If you’re selling a product or service, how much are you willing to pay per result (for example, a click or a call). How frequently do these results lead to a sale, and how much of a margin are you making on your sales? All of this information will come in handy as you decide on your starting budget. Over time, you’ll get a better idea of how many clicks will lead to a conversion (which typically improves over time) and can adjust your budget accordingly.

    If you’re stuck on how much to initially invest in, you could also use the Google Keyword Planner, which will give you an idea of a general cost per click of a keyword. You also can see how much search volume is available and how competitive the term is. For example, the average cost per click for a Search ad in the Consumer Services industry is $6.40, according to WordStream.

  2. Sign Up For Google Ads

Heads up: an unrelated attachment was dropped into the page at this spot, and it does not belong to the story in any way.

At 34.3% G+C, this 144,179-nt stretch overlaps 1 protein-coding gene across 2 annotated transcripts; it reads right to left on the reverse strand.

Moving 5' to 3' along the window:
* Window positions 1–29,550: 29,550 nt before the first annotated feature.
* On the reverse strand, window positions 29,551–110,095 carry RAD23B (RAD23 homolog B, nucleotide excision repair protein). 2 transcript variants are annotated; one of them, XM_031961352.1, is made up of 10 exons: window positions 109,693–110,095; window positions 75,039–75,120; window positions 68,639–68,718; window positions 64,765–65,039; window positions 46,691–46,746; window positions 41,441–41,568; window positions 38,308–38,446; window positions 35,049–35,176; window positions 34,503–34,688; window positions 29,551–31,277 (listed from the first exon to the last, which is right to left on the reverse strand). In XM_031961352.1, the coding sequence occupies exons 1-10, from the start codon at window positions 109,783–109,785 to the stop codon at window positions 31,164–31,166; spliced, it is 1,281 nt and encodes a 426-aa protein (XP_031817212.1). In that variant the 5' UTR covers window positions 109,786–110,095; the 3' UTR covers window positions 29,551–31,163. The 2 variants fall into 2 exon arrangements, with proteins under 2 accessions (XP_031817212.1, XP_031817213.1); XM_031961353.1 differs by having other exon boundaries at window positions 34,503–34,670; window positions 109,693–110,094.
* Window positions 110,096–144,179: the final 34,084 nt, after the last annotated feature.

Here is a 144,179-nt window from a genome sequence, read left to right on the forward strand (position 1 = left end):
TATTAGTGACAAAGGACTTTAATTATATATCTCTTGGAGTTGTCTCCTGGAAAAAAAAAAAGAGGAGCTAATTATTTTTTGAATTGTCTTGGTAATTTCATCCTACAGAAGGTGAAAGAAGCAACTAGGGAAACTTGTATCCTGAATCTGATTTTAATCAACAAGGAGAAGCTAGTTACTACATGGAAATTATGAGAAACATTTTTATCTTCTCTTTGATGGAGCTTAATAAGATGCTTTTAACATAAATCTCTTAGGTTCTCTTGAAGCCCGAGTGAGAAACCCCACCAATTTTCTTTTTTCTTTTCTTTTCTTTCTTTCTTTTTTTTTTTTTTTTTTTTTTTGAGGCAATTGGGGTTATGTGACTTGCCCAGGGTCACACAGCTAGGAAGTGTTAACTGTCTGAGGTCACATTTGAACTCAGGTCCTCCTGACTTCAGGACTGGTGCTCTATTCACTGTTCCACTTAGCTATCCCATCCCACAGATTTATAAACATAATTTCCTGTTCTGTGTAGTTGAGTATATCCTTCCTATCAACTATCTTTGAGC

Visit “” to get started. You’ll be asked what your goal is, which may include more calls, more websites or more physical visits to your storefront. Next, you will be asked where you’d like to target your ads and what your main messaging will include. For example, if you’re a hair stylist in Phoenix, you’ll want to be specific about where in Phoenix you want your ads to be served. For messaging, you may want to mention your weekly specials or any professional certifications that your stylists may have.

    An important note here is that when you first create your account, your sign-up path will default to Smart campaigns. These are for businesses with no experience in Google Ads, and many aspects of the campaigns are controlled for you through automation. If you have experience in Google Ads or if you want to have more control over your campaign creation, you will want to select “Experienced with Google Ads” to be taken to the full Google Ads management experience.

  3. Launch Campaigns